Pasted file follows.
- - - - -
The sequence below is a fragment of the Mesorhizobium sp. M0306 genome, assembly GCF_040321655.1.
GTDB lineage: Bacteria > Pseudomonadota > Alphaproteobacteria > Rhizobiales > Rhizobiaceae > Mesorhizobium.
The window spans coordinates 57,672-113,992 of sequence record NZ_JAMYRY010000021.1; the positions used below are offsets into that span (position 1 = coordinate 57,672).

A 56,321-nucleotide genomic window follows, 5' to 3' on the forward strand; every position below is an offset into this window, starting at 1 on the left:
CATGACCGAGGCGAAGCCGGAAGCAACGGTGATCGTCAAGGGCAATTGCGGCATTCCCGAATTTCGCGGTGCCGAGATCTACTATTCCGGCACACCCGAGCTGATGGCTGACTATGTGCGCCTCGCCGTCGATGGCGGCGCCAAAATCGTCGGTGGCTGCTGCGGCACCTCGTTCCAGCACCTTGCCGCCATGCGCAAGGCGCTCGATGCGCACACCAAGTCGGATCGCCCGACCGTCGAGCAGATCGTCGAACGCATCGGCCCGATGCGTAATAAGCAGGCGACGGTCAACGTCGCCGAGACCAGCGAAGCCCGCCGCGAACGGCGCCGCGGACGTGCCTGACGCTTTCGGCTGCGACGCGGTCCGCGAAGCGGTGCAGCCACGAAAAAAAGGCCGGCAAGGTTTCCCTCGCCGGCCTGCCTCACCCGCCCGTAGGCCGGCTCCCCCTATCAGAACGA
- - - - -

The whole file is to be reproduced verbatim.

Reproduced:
The sequence below is a fragment of the Mesorhizobium sp. M0306 genome, assembly GCF_040321655.1.
GTDB lineage: Bacteria > Pseudomonadota > Alphaproteobacteria > Rhizobiales > Rhizobiaceae > Mesorhizobium.
The window spans coordinates 57,672-113,992 of sequence record NZ_JAMYRY010000021.1; the positions used below are offsets into that span (position 1 = coordinate 57,672).

A 56,321-nucleotide genomic window follows, 5' to 3' on the forward strand; every position below is an offset into this window, starting at 1 on the left:
CATGACCGAGGCGAAGCCGGAAGCAACGGTGATCGTCAAGGGCAATTGCGGCATTCCCGAATTTCGCGGTGCCGAGATCTACTATTCCGGCACACCCGAGCTGATGGCTGACTATGTGCGCCTCGCCGTCGATGGCGGCGCCAAAATCGTCGGTGGCTGCTGCGGCACCTCGTTCCAGCACCTTGCCGCCATGCGCAAGGCGCTCGATGCGCACACCAAGTCGGATCGCCCGACCGTCGAGCAGATCGTCGAACGCATCGGCCCGATGCGTAATAAGCAGGCGACGGTCAACGTCGCCGAGACCAGCGAAGCCCGCCGCGAACGGCGCCGCGGACGTGCCTGACGCTTTCGGCTGCGACGCGGTCCGCGAAGCGGTGCAGCCACGAAAAAAAGGCCGGCAAGGTTTCCCTCGCCGGCCTGCCTCACCCGCCCGTAGGCCGGCTCCCCCTATCAGAACGA